The culture of sexual freedom means that elves do not concern themselves with worries of modesty; though they wear clothing regularly as humans do, nudity is not seen as a taboo. Marriage ceremonies are actually conducted with all in attendance fully undressed, though clothing is worn for any later gathering of celebration. Newly weds are usually given seeds, one from each set of parents, which are magically bonded to create a new seedling. The seedling is then planted to grow into a bonding tree, and for this reason all elvish weddings are conducted in the spring. The seeds gifted usually come from the parents’ own bonding trees.
Much of this culture is based on the sylvani culture, as the eladrin culture was nearly fully lost with the closing of the Second Age and the betrayal of the Black King. High elves in the Seventh Age have been forced to accept the loss of their heritage.
By the Seventh Age, the elves no longer have the power and population they once did. The elves are in control of the Weald, a forest within Aerlon’s heart, separated from the greater Verdant by the Eldorani Crater and the Boar’s Spine Mountains. Their capital is a congregation of various trees, twisted together into a single massive tree known as Glornlára. In the Seventh Age, the ruler of the elves, for lack of a better term, is Lady Glânelleth Lúinwë, who has been in her position for approximately 500 years. One of her daughters, Alarelleth Lúinwë, is primed to replace her.
Though a majority of elves remain in the Weald, many others fall under the rulership of the Realm of Aerlon, living within human cities and townships appropriately. The relationship between elves and humans is polite and cordial, though either may regard the other as strange; Lady Lúinwë has gone out of her way to keep their alliance strong, understanding that the time of the elves has long passed.
The three deities most worshipped by the elves are Sehanine, Melora, and Corellon.
Sehanine, the Moonbow, is the chaotic good patron goddess of elves as a whole. She is the seasonal goddess of autumn, and the goddess of love, illusion, dreams, and the moon. In fact the moon, known as Aoede, and is believed by her worshippers to be something akin to an avatar of hers. Marriages are conducted by her priests in elven society. Her domain is trickery.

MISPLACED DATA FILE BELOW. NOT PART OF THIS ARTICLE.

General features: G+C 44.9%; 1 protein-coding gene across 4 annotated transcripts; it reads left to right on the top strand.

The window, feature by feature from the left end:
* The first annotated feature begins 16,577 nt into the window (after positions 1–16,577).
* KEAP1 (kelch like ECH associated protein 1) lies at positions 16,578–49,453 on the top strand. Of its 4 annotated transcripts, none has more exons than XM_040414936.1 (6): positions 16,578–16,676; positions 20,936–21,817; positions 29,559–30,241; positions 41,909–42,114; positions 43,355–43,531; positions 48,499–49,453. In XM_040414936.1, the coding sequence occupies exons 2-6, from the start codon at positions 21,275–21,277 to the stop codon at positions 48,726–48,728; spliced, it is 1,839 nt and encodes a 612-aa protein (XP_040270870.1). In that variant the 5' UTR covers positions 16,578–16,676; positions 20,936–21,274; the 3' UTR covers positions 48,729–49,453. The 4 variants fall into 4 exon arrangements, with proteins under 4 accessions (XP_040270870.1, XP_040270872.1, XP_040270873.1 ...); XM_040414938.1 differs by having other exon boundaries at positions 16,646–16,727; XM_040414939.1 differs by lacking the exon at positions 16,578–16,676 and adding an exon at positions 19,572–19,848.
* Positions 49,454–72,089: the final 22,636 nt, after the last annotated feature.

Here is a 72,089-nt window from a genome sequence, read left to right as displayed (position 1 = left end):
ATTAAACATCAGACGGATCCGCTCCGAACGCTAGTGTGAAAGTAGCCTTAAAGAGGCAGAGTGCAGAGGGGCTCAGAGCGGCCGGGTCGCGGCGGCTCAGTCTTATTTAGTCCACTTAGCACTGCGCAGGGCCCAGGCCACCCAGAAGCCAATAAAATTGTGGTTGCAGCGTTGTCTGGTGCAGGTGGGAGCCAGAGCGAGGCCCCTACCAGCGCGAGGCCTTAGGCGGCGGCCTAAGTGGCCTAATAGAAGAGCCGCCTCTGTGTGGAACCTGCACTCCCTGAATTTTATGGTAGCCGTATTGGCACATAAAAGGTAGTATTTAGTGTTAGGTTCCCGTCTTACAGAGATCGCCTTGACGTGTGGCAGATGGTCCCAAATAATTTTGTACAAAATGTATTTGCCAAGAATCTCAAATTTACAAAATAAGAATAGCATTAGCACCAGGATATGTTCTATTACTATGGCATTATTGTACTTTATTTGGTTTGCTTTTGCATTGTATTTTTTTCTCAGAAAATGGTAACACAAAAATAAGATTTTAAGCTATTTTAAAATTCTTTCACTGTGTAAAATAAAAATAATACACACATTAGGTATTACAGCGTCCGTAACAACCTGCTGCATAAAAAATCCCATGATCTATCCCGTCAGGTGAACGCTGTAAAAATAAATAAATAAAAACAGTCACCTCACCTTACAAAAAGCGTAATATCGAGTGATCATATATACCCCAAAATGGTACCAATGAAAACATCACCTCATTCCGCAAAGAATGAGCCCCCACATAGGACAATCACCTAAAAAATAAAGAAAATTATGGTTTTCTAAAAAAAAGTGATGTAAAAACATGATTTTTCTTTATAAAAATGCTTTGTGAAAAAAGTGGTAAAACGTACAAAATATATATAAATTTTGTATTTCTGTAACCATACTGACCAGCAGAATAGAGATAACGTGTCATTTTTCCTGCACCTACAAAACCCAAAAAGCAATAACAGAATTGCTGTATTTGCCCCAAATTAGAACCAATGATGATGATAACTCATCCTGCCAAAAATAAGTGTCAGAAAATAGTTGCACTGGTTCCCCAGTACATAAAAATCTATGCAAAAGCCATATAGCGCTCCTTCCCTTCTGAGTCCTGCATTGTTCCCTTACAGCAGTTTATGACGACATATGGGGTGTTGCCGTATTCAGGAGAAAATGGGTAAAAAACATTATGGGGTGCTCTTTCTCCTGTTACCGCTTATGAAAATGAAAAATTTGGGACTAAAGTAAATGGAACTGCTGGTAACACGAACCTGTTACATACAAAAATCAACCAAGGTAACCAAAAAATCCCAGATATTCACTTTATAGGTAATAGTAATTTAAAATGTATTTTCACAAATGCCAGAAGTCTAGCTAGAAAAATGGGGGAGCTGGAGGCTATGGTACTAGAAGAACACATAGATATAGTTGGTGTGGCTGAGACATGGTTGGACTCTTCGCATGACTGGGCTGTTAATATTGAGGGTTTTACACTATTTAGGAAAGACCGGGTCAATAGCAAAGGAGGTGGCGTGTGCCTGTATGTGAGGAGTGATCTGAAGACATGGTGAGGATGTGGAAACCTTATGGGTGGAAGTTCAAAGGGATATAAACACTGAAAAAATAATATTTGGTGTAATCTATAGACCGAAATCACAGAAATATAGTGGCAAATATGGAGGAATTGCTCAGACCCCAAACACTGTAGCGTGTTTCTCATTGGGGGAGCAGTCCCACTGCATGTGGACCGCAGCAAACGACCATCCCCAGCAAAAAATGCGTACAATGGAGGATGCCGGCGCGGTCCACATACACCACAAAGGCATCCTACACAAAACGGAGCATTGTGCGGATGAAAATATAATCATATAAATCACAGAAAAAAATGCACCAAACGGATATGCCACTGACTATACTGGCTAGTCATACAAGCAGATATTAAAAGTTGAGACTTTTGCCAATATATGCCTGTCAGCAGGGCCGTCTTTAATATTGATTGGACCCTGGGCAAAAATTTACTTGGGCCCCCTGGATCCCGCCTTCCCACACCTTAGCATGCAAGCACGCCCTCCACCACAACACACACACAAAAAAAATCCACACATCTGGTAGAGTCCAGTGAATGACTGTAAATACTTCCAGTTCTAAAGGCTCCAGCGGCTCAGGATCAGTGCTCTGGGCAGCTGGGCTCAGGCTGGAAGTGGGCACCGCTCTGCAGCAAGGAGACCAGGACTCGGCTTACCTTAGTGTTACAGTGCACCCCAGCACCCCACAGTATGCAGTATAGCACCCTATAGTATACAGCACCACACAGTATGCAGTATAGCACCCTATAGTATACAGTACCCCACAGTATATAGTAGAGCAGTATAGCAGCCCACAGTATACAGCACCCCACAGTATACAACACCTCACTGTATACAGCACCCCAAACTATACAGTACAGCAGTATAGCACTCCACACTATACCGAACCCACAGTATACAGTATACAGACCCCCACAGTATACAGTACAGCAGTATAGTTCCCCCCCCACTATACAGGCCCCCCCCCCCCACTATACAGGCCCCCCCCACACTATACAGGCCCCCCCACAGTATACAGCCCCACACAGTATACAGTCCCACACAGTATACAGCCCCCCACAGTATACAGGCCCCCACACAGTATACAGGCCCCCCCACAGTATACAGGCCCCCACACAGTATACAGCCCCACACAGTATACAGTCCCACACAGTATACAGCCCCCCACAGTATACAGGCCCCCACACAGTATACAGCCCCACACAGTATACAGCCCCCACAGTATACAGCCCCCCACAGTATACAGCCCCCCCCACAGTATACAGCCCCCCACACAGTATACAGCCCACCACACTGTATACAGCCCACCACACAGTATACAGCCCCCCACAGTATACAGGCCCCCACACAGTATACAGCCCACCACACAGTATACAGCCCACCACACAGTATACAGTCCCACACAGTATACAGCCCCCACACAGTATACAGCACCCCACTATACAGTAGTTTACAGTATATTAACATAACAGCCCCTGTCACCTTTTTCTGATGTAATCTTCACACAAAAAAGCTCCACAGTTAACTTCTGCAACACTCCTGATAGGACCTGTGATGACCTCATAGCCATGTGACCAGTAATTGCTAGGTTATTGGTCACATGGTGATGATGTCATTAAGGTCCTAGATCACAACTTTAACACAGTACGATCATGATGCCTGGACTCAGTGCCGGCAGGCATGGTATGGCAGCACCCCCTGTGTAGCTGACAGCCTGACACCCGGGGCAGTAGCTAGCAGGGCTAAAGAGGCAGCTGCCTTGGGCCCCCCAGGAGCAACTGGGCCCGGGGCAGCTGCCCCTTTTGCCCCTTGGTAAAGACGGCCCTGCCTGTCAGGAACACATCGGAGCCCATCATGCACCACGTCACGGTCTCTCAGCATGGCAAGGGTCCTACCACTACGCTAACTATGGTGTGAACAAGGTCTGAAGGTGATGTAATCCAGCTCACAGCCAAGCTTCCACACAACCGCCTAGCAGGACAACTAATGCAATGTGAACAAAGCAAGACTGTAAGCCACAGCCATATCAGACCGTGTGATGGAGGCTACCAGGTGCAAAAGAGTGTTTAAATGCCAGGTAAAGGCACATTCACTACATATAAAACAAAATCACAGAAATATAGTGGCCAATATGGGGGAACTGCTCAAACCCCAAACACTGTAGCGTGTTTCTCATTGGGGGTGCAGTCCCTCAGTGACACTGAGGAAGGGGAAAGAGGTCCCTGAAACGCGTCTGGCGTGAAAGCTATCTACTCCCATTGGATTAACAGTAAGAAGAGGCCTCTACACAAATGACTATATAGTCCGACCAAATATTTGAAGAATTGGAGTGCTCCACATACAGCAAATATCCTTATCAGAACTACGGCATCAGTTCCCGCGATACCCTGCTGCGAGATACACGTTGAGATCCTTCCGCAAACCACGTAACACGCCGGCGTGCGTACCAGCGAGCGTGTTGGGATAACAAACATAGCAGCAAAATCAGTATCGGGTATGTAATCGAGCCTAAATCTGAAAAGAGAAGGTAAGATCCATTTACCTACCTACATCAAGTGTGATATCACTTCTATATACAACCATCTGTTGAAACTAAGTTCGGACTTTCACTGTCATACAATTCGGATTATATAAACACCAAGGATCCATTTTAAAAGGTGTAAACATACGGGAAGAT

Melora is the neutrally-aligned goddess of wilderness, nature, and the sea, and favored by wood elves in particular. She holds dominion over both plants and animals, and many who worship her seek to uphold balance between nature and the free people. Her domains include nature and the tempest.
Corellon is the chaotic good god of magic and the arts, and the seasonal god of spring. Corellon’s power waned as the eladrin turned away from him, and then waned significantly with the destruction of most of their race. By the Seventh Age he has regained followers, but still holds less power than many of the rest of the pantheon. His domain is that of light.
In the Second Age, many eladrin individuals also worshiped the Raven Queen, with a particular cult forming around one of her exarchs, Amuun. The Raven Queen is the neutral aligned goddess of death, fate, and doom, and is the seasonal goddess of winter. The depiction of a white mask and black robes has persisted since the time of the eladrin, though modern tellings by the Seventh Age hold that she was once human.
I plan on writing more of these ecology guides for Aeramis, partially as a tool and encyclopedia for my players and partially for anyone else looking for inspiration in their own games.